Google reportedly ready to cut carriers in on Wallet

Nate Swanner - Feb 20, 2015, 12:52 pm CST
Google reportedly ready to cut carriers in on Wallet

If mobile payment solutions confuse you, don’t feel bad. With so much going on both before and after Apple Pay, there’s a lot to keep track of, and all of it seems to be so confusing. Much of the recent explosion in the space has to do with Apple Pay, but Google Wallet still looms large, and was around well ahead of Apple Pay. Part of the issues Google faced with Wallet were carriers. Now, it seems Google is wiling to let carriers in on Wallet, and is reportedly offering up a cut of their precious ad revenue.

Google Wallet, when launched, was met with furrowed brows from carriers. The carriers got nothing from Wallet, and a few even set out to create their own solution, now known as Softcard. With carriers going their own way, some even blocked Wallet on Android handsets on their network.

Apple Pay took care of much of the headaches Wallet gave carriers, as it was totally secure on both the software and hardware ends. It also took care of much of the payment processing, so banks are happy to let Apple carry the burden of security. Carriers, well, hey don’t get a say with the iPhone, so their opinions didn’t factor.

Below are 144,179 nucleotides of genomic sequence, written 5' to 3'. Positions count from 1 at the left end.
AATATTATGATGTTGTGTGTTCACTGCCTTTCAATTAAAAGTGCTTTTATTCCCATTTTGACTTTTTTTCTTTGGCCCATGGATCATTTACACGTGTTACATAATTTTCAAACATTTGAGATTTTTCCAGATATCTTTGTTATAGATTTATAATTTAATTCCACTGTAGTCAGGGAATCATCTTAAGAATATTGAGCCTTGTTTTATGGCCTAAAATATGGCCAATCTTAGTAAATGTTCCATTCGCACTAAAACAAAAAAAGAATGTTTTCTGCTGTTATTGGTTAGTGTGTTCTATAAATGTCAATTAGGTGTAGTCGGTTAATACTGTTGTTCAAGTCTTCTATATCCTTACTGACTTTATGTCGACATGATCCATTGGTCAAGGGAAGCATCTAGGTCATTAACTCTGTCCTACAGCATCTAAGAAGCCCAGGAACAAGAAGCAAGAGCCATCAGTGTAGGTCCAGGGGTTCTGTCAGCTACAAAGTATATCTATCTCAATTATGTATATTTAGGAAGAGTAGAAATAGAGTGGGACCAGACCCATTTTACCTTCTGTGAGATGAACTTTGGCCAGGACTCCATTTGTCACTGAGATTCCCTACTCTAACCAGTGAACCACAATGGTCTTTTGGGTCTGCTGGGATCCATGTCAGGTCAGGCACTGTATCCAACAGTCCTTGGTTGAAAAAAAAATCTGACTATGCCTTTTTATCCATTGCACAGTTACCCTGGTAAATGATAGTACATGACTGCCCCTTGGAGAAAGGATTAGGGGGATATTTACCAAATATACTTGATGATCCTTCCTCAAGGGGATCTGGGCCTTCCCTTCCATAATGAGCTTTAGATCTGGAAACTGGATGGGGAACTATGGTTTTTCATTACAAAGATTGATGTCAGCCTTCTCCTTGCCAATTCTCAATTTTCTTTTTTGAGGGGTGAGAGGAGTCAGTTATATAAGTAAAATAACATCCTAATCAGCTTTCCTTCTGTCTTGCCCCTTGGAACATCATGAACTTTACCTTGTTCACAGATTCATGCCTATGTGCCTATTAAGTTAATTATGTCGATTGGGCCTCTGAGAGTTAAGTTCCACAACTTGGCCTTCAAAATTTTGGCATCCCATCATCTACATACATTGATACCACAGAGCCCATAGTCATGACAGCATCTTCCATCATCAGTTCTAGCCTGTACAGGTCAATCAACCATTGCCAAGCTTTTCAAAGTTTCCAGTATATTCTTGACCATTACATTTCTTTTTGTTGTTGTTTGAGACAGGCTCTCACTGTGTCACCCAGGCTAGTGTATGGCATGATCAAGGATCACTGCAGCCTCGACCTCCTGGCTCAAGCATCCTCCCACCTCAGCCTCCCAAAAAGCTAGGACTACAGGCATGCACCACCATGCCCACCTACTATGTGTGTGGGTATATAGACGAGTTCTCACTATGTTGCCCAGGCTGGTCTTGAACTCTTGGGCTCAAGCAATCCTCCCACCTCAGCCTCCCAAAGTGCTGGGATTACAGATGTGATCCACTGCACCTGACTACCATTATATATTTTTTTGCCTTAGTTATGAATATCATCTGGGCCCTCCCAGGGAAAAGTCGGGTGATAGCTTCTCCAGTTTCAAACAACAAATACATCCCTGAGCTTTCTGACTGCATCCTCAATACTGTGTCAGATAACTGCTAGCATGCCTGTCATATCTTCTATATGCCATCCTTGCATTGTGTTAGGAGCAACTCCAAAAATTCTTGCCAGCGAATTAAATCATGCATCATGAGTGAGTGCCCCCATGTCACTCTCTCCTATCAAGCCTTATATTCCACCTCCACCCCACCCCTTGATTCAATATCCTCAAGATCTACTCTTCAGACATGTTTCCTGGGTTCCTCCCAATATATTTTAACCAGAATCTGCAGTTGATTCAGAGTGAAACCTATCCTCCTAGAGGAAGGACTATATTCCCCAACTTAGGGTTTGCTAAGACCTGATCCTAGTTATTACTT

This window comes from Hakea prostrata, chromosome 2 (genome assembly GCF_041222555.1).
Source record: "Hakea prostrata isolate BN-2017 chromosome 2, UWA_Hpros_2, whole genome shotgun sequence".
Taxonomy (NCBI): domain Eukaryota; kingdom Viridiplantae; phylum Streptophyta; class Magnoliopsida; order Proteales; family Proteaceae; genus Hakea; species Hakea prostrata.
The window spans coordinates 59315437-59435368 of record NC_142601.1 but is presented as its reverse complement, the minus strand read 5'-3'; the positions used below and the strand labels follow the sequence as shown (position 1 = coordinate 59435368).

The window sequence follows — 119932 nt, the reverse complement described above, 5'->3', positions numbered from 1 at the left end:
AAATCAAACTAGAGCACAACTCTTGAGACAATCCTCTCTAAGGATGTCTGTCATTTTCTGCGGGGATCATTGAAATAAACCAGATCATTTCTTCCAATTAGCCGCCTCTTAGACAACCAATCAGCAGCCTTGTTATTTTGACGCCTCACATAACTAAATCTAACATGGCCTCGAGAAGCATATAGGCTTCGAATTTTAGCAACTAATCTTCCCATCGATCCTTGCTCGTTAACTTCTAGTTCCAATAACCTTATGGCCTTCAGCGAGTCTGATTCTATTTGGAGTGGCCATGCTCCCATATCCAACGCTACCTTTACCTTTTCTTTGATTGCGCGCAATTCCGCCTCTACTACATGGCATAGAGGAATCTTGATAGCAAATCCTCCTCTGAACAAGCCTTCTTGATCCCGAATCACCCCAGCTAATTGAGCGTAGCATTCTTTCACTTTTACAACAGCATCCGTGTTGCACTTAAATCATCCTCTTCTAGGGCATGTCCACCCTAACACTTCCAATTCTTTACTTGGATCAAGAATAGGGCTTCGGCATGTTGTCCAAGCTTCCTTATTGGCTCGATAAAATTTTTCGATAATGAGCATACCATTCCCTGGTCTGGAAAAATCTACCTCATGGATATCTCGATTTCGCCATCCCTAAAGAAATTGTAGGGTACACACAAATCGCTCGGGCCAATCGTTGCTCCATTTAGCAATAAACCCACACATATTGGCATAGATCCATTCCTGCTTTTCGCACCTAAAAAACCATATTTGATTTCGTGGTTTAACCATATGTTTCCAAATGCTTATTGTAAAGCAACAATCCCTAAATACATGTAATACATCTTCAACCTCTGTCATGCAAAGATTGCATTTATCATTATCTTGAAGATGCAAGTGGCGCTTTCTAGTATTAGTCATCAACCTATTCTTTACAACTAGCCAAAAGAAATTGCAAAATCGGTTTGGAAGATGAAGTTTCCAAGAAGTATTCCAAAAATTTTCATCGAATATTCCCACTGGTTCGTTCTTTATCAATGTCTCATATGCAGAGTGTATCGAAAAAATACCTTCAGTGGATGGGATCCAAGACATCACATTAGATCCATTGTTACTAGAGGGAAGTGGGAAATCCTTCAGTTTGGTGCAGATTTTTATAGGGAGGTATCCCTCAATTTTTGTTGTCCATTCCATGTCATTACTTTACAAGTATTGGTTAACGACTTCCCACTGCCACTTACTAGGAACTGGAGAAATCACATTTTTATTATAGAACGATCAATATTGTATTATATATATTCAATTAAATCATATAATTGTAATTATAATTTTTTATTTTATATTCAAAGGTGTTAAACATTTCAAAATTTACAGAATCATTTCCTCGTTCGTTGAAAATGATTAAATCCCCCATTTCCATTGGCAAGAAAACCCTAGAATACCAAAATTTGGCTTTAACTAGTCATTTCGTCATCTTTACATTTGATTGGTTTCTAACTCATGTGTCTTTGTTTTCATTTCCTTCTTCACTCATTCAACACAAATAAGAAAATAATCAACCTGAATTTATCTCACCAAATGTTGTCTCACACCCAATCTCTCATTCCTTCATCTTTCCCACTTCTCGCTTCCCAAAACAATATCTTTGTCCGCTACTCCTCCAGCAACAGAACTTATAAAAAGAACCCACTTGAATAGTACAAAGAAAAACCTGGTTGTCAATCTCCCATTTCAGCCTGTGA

To better combat the allure of Apple Pay, Google is reportedly getting a conglomerate of carriers, OEMs, banks, and payment processors together. Part of the deal will give everyone a larger cut of revenues, and could see carriers receiving a cut of search revenue tied to mobile. For banks, Google is reportedly seeking a similar deal to the one Apple has for Apple Pay, where they get a small fee for each transaction.

The problem? Wallet still relies on hardware not controlled by Google, and Google’s largest partner for mobile, Samsung, just purchased LoopPay, suggesting they’ll go their own way.

Time will tell if Google can make Wallet as functional and secure as Apple Pay. We’ve heard rumblings they’re looking to bring something new to Wallet, which will transform the service in a big way, but there are plenty of other obstacles.

Source: The Wall Street Journal

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